Quiz: What Causes Hair Loss?

With all the articles we read in the media about hair loss, it’s hard to tell fact from fiction. What are the things you need to do to maintain a healthy head of hair? And if you do suffer hair loss, what do you need to know about hair restoration?

Dr. Anthony Farole has worked with thousands of men and women in the Bala Cynwyd area who needed answers for these and other questions about hair health. Here are helpful perspectives on hair loss and prevention.

Can styling products such as hairspray, gel or dye cause my hair to fall out?

It’s true that many styling products can cause your hair to dry out, causing the shaft to break. But this kind of hair loss is almost always temporary. Permanent hair loss only happens when the roots are damaged.

To keep your hair healthy, don’t over-color or over-perm. Go longer between touchups to give your hair a rest. Skip the super-hold products that contain drying alcohol and heavy lacquers. Let your hair air-dry whenever you can to prevent heat damage.

I’ve heard that brushing my hair 100 strokes every day helps it grow.

That’s a charming old wives’ tale, but it’s not true. Brushing that much can cause split ends and breakage. When you do brush, use a wide-tooth comb. If your hair tangles easily, brush it when wet, using conditioner first. Let straight hair dry a little before brushing it.

Can stress make my hair fall out?

Yes, it can. Stress prompts the body to invest energy in other processes needed to make it through whatever difficulties you’re facing. Hair growth isn’t an essential activity, so hair may weaken at the roots and fall out.

Stress-induced hair loss shows up about 2 weeks to 3 months after the tough times begin. Hair starts to grow back once your life becomes calmer.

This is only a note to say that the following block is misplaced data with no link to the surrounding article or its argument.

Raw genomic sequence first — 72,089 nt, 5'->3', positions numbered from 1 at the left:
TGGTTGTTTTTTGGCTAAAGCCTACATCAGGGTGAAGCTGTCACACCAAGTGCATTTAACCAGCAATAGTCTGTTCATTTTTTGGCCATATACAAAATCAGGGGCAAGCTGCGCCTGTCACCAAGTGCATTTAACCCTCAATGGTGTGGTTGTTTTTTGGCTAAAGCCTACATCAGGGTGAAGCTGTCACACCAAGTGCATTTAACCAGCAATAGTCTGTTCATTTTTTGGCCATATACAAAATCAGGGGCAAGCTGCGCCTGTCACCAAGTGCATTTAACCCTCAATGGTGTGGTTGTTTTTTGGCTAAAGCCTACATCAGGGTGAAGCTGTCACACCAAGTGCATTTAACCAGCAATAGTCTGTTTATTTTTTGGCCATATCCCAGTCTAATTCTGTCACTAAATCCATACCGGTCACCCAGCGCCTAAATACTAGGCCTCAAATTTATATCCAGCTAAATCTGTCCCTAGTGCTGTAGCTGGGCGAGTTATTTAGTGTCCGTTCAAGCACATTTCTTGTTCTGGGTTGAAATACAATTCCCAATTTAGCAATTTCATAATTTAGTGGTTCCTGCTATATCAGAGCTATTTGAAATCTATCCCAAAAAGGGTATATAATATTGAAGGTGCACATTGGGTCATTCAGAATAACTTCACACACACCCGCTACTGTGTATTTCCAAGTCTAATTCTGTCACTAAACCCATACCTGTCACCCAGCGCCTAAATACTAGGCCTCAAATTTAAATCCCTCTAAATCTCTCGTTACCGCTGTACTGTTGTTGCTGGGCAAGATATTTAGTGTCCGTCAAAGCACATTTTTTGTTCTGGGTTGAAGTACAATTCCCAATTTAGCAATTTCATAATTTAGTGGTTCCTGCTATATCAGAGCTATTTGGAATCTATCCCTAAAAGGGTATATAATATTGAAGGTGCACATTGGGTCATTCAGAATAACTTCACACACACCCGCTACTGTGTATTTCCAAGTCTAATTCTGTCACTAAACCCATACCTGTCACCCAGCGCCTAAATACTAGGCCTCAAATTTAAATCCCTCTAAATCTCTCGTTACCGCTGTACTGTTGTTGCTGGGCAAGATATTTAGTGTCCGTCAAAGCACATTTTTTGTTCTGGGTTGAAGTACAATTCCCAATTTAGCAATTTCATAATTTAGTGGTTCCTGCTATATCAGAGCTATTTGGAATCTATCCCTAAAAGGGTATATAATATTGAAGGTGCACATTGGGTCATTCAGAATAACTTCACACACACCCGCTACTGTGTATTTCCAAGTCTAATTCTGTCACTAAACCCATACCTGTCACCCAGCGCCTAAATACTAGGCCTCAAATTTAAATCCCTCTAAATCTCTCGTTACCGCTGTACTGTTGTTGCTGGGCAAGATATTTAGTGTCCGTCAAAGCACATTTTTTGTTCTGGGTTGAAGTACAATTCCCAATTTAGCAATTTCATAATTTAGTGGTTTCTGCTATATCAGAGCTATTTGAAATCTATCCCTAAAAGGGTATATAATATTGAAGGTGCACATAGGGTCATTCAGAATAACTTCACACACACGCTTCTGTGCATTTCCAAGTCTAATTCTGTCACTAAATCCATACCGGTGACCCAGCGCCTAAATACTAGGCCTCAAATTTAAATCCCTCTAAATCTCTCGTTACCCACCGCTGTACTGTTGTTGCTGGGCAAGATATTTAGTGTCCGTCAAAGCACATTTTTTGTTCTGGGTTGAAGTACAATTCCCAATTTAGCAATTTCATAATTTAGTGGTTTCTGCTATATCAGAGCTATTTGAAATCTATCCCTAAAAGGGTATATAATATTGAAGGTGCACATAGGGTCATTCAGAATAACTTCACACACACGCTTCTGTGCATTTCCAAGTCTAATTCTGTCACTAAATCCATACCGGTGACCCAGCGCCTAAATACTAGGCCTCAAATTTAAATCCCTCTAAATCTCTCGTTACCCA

Does my diet affect hair growth?

There’s no question that nutrition is part of keeping your hair healthy. If you don’t get enough iron protein, or you get too much Vitamin A, your hair can fall out. Sources of protein that are good for your hair include meat, eggs and beans. Iron can be found in fortified cereal, spinach and clams. Supplements are OK, but it’s better to get your nutrients from food, since they are better absorbed by the body.

Can tight hairdos cause hair loss?

Not only can very tight hairstyles such as ponytails and cornrow braids give you a headache, but they can also cause hear to break off, leading to permanent hair loss. When styling your own hair, leave a little play in your ponytail or pigtails to avoid stressing your strands. Work with your hairstylist to make sure braids aren’t so tight that they endanger your hair’s health.

What if I’m doing everything right but I’m still losing my hair?

That’s where Dr. Farole can help. In his 20+ years as one of the Philadelphia area’s foremost hair restoration experts, he’s helped thousands of men and women choose the right hair replacement program for their needs. Schedule a personalized consultation today to learn more about the options available to you.

Source

WebMD

The post Quiz: What Causes Hair Loss? appeared first on Oral Surgeon Bala Cynwyd.

Taking Care of Your Hair and Scalp After Hair Restoration

If you’re considering a hair restoration procedure this summer, you may be concerned about how to take care of your hair and scalp right after your surgery.

Many people believe that sweating after a hair transplant can cause problems. The good news is that a few simple steps are all you need to assure the health of your new implants and scalp.